Month: January 2019

EDI – new year update 2019

Is it too late to wish everyone a happy new year for 2019? I hope not.

To my embarrassment I see that the last entry on this blog was at the beginning of the Autumn term. In my defence it was a busy period, with teaching duties, an intense effort on the Athena SWAN application in the Department of Life Sciences, and work on several fronts across the EDI agenda.

In October, the College’s new EDI Strategy document was published. We were delighted on launch day to welcome Chi Onwurah, Labour MP and alumna of Imperial, to talk about the importance of diversity in STEM. If you missed her personal and insightful talk, you can watch it here.

Another significant event that took place in the Autumn was the second meeting of the College’s working group on sexual harassment. Having received, digested and discussed the report and recommendations of an external review that was conducted over the summer, the group is now working to revise our policies and procedures for dealing with incidents of sexual harassment to ensure that they are truly fit for purpose. These will be examined at an upcoming meeting of the working group with the aim of having clear proposals to present to Provost’s board later in the Spring.

Chi Onwurah MP speaks on diversity in STEM (Oct 2018)
Chi Onwurah MP speaks on diversity in STEM (Oct 2018)

Autumn also saw the inaugural meeting of the Race Equality Charter Self-Assessment Team (REC SAT). This group will be taking a long look at the experience of Black, Asian and Minority Ethnic (BAME) staff and students at the College. The surveys of staff and students that are the required first step in this process were completed in November and December. We got over 1500 responses from staff and over 500 from students and these are now being analysed. We are very grateful to all who participated in the survey. The data will help us to identify those topics we need to explore in more depth in focus groups. They will also inform our action plan to tackle structural barriers that may be preventing BAME staff and students from making the most of the opportunities on offer at Imperial.

Six departments across the College (Bioengineering, Life Sciences, NHLI, Physics, School of Public Health, Surgery and Cancer) submitted applications for Athena SWAN awards in November, an unusually high number. My congratulations to all those who worked so hard to meet the deadline. I now know from personal experience of working on the Life Sciences application the scale of the effort required.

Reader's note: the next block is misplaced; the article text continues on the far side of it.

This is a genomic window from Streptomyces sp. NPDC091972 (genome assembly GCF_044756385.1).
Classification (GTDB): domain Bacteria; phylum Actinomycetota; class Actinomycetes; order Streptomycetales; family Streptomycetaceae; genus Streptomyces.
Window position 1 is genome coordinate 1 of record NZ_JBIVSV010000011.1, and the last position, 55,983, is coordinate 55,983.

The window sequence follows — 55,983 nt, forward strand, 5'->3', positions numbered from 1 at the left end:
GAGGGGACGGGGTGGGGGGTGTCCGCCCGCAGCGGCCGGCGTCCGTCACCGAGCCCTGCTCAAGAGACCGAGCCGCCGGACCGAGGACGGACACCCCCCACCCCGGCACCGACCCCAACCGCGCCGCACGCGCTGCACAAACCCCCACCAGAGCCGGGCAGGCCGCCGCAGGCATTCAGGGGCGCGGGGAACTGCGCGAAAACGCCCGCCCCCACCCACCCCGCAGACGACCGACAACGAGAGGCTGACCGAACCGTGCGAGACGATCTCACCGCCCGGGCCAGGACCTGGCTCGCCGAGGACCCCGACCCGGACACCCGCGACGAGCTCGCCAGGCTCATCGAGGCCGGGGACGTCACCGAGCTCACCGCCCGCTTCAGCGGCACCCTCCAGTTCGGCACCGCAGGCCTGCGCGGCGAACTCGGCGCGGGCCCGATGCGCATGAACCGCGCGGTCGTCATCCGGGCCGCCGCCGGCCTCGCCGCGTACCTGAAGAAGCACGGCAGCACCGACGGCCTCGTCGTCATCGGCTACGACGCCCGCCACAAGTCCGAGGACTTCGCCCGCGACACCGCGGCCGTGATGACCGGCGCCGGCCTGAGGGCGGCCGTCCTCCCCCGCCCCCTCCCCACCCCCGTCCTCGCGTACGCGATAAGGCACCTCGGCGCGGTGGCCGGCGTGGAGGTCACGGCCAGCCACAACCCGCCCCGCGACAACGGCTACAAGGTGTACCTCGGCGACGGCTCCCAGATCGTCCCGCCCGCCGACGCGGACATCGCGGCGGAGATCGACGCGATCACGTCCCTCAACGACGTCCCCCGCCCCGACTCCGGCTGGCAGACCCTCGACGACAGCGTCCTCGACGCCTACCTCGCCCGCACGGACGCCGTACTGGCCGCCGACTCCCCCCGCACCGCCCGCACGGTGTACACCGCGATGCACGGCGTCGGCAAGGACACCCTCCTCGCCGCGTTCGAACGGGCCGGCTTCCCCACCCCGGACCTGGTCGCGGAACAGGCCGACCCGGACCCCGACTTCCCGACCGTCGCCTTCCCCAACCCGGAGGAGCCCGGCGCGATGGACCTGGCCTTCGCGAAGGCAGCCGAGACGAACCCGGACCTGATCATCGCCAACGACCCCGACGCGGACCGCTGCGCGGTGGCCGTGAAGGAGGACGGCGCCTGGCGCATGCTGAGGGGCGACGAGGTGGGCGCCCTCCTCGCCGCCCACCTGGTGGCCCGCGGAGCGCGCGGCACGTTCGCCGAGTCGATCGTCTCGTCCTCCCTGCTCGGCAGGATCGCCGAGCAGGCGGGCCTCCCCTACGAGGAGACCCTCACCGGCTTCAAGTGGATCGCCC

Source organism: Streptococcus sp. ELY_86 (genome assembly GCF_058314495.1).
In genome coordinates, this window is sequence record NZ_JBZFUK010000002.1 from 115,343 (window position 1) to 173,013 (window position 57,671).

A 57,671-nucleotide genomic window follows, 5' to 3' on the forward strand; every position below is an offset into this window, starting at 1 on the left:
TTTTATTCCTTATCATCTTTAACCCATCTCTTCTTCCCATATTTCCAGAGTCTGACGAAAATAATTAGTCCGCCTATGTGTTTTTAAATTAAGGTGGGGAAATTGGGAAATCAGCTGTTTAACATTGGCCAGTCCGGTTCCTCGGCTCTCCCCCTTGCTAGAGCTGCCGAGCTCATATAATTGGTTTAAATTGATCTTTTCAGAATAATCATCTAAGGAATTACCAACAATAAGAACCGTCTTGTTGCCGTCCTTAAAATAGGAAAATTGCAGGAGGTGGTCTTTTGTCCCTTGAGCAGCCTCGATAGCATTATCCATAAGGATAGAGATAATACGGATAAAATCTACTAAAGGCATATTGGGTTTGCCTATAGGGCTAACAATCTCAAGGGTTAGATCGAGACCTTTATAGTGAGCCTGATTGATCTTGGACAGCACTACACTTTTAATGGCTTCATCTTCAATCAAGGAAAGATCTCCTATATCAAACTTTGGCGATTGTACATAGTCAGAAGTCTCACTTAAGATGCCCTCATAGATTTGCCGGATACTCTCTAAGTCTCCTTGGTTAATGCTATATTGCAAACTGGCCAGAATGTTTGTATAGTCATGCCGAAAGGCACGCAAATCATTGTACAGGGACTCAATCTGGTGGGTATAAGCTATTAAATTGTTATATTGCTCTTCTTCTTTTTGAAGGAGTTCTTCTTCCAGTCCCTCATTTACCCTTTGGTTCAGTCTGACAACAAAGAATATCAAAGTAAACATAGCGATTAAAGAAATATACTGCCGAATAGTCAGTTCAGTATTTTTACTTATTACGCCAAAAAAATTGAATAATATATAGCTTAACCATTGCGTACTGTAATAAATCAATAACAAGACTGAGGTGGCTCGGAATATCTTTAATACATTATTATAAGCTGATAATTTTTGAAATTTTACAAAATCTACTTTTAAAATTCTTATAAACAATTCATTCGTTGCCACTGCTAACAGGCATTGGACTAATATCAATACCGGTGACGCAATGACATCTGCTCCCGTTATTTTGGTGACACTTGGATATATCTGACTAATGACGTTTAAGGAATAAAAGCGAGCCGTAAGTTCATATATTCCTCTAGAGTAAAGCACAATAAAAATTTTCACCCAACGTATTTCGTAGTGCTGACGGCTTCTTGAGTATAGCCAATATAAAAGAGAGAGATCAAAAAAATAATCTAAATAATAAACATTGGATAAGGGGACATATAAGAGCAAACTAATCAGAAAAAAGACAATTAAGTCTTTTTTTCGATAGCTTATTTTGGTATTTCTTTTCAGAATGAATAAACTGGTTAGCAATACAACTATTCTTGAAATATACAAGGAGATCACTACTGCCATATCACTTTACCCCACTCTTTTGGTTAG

That scale is increasingly a concern across the higher education sector and is something now being considered in a review by AdvanceHE, the body that runs the Athena SWAN award scheme. Imperial will certainly be providing input. We got our first chance to do so in early December when Professor Athene Donald from Cambridge University – a member of the review team – came to Imperial to run a focus group session. Staff involved in preparing Athena SWAN submissions were able to share their experiences – good and bad – of the scheme. While it has certainly helped to raise the profile of gender equality, it is less clear that Athena SWAN is as effective as in could be in producing change on the ground.

And so to the new year. Already in January, the second meeting of the REC SAT has been held – to have an initial discussion of the results of the staff survey and get insights from a colleague from UCL with experience of using the REC to implement. I have also chaired what I think may be the last of the planning meetings for this year’s Women@Imperial week. We have a great roster of events planned that we will share with you very soon.

Last week the NHLI held their Athena Lecture: “How can we celebrate and support diversity in STEM: a younger perspective”. There were in fact three excellent presentations on the importance of gender equality, race equality and neurodiversity from Jess Wade, Faith Uwadiae, and Siena Castellon respectively. Each spoke with knowledge and passion, unafraid to challenge and provoke the audience. The video (available here) is well worth watching.

I’m very grateful to Prof Sarah Rankin for organising the lecture. In line with the aims of the EDI strategy, we need to have an ongoing programme of such events to keep the importance of equality, diversity and inclusion at the forefront of everyone’s mind at Imperial.